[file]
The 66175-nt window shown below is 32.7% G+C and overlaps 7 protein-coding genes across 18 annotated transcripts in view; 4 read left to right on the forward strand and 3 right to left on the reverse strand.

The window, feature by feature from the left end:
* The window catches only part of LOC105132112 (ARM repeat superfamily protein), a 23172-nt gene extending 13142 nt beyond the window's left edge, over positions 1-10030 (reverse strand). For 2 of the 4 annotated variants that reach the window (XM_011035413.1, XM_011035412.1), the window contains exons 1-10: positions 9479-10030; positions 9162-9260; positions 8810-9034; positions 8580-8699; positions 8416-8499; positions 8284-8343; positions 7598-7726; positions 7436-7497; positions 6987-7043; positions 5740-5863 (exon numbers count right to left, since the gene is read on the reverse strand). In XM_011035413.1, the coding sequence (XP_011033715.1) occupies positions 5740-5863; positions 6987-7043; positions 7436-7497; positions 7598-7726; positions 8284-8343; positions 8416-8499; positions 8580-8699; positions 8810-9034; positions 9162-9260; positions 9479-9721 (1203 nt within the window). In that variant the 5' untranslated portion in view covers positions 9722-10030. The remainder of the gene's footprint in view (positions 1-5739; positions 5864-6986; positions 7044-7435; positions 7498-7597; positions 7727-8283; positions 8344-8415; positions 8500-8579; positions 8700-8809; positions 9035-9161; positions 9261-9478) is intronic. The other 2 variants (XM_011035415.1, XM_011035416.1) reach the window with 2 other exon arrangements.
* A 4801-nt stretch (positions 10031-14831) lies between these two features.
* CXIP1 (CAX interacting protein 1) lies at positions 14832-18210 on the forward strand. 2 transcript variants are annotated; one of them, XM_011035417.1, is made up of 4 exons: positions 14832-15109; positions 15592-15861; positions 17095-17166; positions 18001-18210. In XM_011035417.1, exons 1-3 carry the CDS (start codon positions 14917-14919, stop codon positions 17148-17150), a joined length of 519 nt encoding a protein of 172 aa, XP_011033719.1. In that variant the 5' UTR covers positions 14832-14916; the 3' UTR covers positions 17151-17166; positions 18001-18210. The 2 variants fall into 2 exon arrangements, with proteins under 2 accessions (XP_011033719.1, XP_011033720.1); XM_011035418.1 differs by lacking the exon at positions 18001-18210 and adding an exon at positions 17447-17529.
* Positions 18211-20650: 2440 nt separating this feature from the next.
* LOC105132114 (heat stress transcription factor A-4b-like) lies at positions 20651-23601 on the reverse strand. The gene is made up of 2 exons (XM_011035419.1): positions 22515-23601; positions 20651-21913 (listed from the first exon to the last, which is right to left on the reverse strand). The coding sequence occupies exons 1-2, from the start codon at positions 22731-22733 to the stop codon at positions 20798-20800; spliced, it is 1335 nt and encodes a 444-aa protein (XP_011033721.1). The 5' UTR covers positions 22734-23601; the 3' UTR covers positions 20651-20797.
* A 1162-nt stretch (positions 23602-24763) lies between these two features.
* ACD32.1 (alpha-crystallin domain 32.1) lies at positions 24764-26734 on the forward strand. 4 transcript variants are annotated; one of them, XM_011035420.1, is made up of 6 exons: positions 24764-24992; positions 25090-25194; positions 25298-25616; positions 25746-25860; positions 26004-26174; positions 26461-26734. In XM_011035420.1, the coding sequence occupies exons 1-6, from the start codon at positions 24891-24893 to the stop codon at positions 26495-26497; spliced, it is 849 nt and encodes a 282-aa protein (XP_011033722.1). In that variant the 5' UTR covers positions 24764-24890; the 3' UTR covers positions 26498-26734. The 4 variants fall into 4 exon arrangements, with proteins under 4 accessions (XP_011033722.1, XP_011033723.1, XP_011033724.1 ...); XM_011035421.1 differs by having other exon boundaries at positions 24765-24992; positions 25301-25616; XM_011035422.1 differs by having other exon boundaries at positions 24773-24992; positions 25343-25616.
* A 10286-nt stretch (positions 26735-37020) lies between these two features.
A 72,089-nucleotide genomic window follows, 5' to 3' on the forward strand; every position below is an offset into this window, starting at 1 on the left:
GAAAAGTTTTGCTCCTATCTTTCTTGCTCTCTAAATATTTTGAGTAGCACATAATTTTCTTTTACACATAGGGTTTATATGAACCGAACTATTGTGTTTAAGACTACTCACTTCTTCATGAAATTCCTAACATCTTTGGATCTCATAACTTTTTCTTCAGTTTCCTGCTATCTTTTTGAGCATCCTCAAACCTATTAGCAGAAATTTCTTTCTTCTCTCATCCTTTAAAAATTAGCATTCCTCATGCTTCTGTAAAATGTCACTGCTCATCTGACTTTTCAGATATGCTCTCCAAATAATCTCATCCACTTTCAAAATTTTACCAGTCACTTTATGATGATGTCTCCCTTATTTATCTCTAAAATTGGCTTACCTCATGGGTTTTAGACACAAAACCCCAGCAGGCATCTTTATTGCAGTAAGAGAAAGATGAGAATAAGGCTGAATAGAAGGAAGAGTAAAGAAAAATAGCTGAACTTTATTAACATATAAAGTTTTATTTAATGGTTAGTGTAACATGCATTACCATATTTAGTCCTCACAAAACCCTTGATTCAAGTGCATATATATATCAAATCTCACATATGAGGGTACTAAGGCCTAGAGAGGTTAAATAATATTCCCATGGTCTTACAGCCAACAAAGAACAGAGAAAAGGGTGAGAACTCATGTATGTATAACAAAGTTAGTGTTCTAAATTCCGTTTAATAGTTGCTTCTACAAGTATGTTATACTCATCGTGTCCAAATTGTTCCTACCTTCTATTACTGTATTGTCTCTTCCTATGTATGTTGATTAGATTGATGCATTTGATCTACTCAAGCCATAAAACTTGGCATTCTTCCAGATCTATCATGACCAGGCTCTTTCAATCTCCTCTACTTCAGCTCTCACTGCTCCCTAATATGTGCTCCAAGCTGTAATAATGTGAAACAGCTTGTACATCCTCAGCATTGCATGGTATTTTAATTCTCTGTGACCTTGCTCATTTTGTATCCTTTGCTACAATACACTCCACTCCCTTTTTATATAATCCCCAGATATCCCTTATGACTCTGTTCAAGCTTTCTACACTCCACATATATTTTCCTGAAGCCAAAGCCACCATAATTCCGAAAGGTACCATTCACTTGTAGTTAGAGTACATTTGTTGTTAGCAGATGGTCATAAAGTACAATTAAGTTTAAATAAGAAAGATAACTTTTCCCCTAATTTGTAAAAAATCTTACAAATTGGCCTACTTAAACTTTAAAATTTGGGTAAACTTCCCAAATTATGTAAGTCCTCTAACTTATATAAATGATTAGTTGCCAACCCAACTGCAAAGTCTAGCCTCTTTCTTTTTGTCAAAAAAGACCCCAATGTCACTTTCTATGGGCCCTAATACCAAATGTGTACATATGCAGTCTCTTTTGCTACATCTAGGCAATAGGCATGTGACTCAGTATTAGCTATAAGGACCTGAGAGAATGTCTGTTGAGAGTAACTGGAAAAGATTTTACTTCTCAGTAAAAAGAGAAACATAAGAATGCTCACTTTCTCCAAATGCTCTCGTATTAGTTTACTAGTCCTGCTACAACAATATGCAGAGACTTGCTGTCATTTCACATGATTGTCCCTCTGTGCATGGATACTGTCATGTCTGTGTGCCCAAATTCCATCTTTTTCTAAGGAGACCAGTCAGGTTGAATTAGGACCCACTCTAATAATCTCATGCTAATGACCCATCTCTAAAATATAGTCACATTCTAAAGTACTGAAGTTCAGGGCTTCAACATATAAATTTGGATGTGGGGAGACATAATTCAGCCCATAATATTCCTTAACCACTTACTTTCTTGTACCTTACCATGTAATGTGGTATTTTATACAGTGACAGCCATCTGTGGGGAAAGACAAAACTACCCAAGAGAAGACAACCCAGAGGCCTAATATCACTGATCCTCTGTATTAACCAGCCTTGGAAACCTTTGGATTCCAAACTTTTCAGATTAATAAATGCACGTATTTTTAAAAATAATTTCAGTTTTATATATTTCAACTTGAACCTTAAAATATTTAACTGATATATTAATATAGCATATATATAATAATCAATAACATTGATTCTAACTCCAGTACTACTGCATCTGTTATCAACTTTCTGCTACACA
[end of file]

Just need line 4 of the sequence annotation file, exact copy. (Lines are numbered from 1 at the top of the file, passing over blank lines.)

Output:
* A 4801-nt stretch (positions 10031-14831) lies between these two features.